The latest downgrade of Spain’s credit rating puts more pressure on European leaders to make convincing progress on solving the region’s debt crisis at next weekend’s summit.
The Spanish rating cut highlights the threat of contagion to other euro zone countries from debt-stricken Greece.
Moody’s is the third of the major agencies to act in recent weeks lowering its rating below Standard & Poor’s and Fitch.
Economist Juan Maria Concha explained: “In the financial system the most important thing is if you don’t have money, it’s the most important to gain the investors confidence. If there are institutions like the rating agencies and what they do means investors don’t trust you, things get very complicated. What will happen in this case is that the country’s public debt will grow significantly.”
Moody’s just this week warned France that its triple-A rating could come under pressure. Spain’s bond rating has been cut by Moody’s to A1, from Aa2 – a two notch downgrade. That follows its recent downgrade of Italy’s sovereign rating, to A2 with a negative outlook.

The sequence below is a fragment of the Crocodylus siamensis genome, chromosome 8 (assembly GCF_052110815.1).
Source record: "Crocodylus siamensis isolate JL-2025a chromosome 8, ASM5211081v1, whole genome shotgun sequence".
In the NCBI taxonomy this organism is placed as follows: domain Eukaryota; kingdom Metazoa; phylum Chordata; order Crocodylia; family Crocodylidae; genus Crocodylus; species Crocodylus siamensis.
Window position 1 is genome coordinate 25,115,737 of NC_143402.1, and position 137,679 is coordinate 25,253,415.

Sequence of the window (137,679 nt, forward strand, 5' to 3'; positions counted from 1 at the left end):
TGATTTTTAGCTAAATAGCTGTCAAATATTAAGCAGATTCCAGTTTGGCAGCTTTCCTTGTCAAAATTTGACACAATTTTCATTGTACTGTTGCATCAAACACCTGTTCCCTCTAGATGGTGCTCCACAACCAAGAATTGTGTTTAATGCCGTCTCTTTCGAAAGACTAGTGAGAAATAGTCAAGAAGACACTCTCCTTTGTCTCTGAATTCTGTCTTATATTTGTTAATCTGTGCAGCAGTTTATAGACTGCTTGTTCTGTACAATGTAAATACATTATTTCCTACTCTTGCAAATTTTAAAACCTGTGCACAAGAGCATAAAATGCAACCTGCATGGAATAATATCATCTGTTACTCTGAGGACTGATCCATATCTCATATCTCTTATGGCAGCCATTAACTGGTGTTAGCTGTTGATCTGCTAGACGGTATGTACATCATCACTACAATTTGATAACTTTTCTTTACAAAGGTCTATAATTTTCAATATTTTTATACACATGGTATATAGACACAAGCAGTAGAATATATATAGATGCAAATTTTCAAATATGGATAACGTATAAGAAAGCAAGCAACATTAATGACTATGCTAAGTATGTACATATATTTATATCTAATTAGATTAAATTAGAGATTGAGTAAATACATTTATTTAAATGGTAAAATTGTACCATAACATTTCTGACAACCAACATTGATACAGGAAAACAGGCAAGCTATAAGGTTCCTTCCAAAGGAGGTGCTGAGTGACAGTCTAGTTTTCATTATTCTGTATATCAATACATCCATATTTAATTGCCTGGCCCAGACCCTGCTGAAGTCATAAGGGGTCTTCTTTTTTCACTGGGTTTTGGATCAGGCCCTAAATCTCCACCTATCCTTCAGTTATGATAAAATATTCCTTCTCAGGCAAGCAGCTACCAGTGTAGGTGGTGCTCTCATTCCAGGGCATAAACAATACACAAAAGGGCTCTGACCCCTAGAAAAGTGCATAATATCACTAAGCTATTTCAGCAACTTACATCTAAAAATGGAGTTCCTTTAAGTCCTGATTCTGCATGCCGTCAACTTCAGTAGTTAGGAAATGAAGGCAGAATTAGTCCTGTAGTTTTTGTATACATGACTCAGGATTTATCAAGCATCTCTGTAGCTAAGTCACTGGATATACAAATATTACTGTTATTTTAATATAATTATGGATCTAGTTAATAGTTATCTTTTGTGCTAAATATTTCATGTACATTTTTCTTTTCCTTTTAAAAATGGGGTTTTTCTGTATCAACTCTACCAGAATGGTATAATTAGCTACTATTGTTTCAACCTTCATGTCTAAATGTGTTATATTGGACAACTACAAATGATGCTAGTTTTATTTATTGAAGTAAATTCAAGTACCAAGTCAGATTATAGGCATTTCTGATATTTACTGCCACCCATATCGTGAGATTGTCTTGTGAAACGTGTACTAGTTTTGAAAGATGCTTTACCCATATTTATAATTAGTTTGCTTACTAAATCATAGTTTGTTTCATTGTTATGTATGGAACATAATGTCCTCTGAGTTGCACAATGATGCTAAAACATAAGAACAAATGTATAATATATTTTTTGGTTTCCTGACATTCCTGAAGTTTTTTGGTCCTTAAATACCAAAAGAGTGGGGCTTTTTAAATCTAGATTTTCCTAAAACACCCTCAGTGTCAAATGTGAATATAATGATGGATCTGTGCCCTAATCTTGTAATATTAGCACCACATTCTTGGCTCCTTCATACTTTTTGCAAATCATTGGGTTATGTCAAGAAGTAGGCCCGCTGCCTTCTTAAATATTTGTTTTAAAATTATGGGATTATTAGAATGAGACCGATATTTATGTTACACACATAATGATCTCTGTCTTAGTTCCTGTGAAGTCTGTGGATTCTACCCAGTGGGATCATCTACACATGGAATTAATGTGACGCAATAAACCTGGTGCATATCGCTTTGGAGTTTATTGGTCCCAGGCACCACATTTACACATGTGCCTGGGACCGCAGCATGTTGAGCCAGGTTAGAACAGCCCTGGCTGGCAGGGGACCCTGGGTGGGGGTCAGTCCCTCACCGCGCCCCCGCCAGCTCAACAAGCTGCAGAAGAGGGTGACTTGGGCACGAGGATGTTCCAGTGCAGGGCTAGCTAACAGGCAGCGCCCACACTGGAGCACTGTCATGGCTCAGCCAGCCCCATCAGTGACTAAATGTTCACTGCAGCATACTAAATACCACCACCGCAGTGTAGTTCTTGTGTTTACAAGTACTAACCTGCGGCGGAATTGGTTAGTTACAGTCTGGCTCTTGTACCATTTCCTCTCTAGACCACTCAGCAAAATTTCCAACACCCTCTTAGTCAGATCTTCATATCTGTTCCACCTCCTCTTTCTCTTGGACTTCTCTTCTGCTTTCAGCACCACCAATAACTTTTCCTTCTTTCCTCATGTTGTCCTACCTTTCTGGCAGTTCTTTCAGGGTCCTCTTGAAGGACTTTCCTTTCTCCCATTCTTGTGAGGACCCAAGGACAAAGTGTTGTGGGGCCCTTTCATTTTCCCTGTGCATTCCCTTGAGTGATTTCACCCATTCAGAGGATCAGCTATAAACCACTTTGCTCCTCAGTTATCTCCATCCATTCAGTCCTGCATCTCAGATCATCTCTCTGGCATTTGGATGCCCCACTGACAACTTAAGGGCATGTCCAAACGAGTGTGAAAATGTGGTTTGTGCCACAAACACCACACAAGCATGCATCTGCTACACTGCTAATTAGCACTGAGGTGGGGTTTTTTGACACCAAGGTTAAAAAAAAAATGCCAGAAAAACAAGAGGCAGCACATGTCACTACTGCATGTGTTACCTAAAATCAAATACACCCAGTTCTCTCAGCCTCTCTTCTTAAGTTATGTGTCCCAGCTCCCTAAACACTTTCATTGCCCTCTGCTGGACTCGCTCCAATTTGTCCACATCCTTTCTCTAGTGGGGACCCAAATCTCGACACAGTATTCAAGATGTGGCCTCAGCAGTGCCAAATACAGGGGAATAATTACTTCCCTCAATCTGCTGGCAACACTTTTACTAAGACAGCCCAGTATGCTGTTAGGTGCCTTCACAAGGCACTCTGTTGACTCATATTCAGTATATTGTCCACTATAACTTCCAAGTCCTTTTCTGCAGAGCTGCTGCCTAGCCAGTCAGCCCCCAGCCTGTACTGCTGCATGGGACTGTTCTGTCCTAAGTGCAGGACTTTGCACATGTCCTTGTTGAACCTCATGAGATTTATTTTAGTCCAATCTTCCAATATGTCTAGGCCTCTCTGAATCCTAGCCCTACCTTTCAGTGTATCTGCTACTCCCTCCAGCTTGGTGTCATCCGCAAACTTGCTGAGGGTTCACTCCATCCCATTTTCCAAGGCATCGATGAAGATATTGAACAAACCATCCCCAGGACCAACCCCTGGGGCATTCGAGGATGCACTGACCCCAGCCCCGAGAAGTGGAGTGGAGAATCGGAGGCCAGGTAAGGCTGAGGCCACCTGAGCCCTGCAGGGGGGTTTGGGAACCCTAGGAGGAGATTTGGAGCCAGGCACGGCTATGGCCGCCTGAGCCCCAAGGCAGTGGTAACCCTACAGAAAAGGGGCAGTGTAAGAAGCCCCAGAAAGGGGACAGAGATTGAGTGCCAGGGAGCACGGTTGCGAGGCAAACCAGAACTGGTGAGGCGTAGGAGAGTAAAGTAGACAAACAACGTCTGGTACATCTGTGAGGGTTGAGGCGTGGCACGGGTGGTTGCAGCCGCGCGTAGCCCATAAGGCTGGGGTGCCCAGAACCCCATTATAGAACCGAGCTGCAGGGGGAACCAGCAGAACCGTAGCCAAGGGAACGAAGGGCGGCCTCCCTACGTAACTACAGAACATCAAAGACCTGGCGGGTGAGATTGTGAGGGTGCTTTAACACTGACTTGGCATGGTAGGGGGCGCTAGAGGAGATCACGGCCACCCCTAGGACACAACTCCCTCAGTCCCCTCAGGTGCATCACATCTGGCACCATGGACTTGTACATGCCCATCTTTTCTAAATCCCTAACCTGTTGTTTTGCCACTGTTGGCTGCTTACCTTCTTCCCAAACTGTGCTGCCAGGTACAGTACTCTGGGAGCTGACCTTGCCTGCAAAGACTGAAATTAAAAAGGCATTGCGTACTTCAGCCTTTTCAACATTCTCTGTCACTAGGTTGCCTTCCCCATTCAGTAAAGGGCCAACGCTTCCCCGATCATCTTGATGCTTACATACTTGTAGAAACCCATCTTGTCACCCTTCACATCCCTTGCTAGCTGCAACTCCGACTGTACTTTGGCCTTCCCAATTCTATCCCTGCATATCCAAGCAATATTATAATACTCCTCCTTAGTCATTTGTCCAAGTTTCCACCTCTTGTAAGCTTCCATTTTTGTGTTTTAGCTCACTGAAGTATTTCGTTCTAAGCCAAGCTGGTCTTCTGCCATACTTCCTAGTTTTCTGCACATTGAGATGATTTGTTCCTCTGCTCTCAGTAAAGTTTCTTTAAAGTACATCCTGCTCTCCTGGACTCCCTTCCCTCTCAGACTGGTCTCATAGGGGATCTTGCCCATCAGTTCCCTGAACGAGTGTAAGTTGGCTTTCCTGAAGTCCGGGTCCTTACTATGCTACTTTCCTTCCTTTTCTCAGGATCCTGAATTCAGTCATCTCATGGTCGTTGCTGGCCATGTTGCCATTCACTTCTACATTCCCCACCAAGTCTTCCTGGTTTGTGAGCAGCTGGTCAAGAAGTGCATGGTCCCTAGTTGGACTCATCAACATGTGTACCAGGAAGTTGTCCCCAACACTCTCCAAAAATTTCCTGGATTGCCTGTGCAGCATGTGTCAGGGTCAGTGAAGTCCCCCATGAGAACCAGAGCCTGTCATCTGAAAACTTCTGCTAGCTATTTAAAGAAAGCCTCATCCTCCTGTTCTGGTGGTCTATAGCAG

The warning to France puts more pressure specifically on President Nicolas Sarkozy and undermines his
ability to play a leading role, together with Germany, in fixing the debt crisis
France is a key player in bailing out struggling euro zone members and if its financial standing is weakened that threatens its ability to deliver on its commitments.
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